It was a couple days after we got our first small egg from the new girls. As I was gardening outside I heard one of the girls making her first attempt at the egg song. A not so good attempt, but it still stopped me in the tracks wondering if we got another first egg!
It’s hard to sneak up on these girls. Being so new to the world they are always on edge. When I heard the squawking I tried to sneak up to the window to see what was going on but of course they heard me.and stopped singing.
Curious if we got any new eggs I went inside the coop and took a look around. There was one hen on the edge of the nesting boxes and a bunch of the others staring at her. Must be the singer!
I opened up the nesting box tray and the only eggs inside were the fake training eggs they knock out . Oh well…..
Here it is a few days later and we have 4 more eggs! But they are so small all 4 fit in my one hand! At least now we have enough to cook! I cracked the first one open and out pops 2 yolks! We got a double yolker here! It’s not unusual for this to happen. I’m just crossing my fingers the eggs get bigger quick so we can start selling eggs again!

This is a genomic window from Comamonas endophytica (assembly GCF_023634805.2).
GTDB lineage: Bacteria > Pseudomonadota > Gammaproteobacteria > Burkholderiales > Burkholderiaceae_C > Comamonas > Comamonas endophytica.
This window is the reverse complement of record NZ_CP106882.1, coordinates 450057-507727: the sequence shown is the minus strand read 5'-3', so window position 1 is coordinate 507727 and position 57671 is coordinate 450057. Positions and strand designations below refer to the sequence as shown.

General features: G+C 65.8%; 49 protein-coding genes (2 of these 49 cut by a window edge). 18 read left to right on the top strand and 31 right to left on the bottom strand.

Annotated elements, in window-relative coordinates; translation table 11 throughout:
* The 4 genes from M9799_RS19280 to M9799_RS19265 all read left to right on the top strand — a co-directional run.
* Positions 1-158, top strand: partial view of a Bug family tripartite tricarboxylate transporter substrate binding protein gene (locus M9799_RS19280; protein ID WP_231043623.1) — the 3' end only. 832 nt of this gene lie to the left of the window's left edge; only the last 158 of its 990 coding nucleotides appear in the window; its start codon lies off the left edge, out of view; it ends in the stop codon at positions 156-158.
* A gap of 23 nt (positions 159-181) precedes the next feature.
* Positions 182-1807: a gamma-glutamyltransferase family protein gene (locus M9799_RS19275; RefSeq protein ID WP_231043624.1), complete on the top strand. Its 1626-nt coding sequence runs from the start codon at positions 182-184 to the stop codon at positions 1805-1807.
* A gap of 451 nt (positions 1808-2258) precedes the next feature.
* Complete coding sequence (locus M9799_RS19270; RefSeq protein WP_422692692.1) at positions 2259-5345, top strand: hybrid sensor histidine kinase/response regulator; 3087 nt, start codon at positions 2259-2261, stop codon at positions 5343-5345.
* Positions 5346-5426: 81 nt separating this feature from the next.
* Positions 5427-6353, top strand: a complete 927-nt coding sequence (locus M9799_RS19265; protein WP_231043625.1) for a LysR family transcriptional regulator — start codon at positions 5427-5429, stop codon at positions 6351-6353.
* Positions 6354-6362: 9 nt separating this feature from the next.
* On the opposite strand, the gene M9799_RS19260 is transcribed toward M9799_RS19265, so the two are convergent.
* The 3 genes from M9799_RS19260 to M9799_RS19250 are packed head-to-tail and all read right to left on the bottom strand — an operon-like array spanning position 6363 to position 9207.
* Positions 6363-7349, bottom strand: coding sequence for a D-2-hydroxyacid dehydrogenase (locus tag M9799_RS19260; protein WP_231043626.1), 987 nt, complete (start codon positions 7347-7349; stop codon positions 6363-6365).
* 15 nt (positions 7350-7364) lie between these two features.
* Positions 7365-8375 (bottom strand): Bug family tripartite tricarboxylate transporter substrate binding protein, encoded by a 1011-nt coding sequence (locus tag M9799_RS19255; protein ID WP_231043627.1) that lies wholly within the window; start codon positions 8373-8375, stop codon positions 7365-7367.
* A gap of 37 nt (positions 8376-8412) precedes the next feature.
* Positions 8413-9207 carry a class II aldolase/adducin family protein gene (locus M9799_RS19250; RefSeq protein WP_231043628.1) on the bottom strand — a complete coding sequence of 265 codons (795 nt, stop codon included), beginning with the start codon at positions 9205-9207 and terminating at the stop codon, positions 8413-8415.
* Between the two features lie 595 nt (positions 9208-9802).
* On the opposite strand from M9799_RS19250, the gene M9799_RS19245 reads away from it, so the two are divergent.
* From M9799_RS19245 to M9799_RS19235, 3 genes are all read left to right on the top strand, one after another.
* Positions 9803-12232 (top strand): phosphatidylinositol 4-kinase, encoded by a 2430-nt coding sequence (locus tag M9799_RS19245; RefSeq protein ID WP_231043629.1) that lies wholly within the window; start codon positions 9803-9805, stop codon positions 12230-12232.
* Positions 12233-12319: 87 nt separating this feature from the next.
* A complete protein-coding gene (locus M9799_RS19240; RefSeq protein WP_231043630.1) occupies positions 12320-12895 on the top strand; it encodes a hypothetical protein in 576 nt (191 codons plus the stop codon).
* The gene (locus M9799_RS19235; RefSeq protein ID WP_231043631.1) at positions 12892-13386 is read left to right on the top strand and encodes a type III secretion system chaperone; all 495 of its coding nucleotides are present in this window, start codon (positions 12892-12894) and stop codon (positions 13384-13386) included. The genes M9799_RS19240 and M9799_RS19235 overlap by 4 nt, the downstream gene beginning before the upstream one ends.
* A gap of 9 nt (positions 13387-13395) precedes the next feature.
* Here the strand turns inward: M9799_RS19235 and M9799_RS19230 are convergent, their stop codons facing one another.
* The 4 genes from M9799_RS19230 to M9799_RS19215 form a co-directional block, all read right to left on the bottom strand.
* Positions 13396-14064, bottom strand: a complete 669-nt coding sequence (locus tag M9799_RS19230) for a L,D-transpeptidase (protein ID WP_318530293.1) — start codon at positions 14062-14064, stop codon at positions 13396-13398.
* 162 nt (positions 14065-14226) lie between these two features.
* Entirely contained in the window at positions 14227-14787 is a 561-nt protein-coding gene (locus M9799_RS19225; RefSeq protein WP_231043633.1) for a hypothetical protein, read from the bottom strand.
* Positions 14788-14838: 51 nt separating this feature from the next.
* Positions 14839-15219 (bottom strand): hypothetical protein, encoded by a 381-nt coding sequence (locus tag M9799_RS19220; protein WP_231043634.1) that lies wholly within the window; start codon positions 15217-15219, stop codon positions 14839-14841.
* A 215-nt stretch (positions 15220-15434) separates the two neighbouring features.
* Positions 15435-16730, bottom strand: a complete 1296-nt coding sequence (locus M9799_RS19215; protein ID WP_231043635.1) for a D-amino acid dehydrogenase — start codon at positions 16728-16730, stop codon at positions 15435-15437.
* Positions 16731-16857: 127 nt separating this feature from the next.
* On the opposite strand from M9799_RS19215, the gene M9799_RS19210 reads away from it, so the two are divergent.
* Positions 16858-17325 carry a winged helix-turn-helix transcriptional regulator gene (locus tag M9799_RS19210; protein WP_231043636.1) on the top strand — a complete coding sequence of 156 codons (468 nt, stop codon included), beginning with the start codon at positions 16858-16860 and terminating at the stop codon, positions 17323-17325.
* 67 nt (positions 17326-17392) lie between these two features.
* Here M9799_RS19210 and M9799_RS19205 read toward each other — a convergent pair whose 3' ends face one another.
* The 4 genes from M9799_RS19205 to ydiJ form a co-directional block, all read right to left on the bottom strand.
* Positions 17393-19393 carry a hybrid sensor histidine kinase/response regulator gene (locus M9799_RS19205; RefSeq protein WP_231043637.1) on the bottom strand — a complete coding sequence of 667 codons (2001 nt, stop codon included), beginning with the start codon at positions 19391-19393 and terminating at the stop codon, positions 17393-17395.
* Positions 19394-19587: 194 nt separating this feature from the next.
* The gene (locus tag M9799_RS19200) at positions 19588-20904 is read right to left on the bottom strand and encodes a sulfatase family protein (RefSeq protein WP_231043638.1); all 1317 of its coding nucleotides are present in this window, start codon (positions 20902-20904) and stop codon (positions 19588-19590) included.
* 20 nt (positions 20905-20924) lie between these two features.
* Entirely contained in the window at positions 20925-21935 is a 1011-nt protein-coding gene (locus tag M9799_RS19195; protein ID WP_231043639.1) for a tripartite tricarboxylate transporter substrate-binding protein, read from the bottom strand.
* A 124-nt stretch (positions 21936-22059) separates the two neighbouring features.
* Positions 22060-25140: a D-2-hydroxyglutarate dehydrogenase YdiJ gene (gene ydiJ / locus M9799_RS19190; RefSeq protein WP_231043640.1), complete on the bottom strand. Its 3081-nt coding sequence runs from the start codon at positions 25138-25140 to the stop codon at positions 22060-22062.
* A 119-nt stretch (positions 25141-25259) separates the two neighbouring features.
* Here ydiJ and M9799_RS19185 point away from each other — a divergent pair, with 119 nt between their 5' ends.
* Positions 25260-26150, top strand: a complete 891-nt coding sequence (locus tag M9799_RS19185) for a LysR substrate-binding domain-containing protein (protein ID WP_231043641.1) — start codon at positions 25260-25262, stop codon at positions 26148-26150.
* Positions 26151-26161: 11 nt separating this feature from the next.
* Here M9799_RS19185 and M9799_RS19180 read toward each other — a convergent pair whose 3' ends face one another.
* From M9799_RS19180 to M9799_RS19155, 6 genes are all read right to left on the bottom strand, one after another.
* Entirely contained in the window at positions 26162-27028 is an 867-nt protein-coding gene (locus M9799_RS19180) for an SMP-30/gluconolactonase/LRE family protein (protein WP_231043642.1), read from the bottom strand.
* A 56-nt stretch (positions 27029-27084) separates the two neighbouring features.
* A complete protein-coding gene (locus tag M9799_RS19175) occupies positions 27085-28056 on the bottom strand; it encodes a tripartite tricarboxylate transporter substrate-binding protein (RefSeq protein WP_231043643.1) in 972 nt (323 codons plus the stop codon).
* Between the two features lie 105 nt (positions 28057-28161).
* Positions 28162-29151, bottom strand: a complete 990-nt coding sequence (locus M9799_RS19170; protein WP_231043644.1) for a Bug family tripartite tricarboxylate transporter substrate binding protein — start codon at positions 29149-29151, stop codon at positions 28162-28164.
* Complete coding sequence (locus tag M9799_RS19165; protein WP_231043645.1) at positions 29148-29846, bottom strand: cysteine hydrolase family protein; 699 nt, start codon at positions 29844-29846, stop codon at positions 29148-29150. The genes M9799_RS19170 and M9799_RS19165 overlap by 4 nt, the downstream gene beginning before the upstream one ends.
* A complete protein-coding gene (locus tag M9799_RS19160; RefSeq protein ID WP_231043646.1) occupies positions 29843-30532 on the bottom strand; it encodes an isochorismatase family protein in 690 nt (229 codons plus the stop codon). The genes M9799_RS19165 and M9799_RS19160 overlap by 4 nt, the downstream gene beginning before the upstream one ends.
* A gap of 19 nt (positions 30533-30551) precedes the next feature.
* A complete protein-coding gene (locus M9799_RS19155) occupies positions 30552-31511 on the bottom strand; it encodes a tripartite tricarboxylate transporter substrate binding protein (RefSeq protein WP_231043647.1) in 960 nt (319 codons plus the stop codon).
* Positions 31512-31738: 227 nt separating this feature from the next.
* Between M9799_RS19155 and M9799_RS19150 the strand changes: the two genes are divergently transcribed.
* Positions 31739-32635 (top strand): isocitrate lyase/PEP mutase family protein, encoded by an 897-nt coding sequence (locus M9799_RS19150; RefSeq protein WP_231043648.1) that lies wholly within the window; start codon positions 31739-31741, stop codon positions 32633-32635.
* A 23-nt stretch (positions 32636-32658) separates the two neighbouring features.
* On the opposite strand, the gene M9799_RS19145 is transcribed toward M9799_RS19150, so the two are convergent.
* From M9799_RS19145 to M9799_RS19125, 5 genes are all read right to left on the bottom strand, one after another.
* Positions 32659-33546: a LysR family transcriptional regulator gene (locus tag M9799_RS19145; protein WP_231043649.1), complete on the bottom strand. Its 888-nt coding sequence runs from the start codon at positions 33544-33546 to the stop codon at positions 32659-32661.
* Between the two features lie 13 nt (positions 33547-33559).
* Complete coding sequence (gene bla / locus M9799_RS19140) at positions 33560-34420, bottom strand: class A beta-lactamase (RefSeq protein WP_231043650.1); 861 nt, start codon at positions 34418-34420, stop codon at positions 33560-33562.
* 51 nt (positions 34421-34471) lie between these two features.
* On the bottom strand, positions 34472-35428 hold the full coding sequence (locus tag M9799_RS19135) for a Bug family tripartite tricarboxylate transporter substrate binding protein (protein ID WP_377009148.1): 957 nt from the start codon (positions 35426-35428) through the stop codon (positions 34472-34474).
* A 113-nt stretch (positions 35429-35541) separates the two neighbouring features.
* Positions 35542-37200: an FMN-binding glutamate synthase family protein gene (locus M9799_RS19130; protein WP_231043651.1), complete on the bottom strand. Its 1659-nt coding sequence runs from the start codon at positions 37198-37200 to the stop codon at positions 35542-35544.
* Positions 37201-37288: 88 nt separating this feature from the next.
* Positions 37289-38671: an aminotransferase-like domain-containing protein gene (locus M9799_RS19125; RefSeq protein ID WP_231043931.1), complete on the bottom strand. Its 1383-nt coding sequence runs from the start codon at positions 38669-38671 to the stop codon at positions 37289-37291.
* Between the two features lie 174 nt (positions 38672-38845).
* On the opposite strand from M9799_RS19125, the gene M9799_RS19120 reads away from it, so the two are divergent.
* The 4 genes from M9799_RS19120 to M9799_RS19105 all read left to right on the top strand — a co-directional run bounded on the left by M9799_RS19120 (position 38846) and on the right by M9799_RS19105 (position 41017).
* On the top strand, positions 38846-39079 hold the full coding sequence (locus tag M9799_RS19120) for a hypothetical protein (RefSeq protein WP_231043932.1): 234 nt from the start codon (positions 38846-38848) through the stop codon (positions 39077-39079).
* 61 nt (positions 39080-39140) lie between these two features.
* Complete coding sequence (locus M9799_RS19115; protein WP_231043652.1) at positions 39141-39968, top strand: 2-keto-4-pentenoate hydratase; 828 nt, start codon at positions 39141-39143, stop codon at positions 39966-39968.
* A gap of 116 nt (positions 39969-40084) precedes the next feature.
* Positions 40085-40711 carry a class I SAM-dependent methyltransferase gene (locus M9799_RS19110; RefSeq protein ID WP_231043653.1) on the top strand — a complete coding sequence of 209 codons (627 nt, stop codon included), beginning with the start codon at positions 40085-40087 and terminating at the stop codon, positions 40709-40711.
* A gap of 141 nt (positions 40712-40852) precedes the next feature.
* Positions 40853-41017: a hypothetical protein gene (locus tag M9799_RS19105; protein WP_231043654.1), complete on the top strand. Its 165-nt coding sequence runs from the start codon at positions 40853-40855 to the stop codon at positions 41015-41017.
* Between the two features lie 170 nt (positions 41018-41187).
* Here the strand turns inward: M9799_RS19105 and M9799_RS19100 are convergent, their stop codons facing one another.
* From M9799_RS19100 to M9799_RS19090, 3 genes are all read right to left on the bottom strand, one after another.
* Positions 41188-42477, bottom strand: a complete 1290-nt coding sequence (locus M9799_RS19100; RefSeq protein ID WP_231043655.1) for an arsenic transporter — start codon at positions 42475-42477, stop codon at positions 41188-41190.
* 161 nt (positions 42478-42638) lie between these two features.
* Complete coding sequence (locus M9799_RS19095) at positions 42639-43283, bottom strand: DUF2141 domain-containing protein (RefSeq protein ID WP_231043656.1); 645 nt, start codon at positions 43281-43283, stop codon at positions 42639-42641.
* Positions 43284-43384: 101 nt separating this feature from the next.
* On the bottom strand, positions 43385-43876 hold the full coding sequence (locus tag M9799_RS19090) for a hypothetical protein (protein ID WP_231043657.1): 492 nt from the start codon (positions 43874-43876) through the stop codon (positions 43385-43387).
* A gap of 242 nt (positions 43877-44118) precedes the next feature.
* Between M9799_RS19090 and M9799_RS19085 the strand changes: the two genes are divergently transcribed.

Funny story…… I was in the middle of writing this post about training the girls how to use the nesting boxes and how frustrated we are that it’s taking them longer than the old ladies to start laying. All of a sudden I receive this picture from the hubby who is taking care of the girls today! YAY! Our Rhode Island Red girls first egg!
Now I’m going to back track and tell you how we trained them!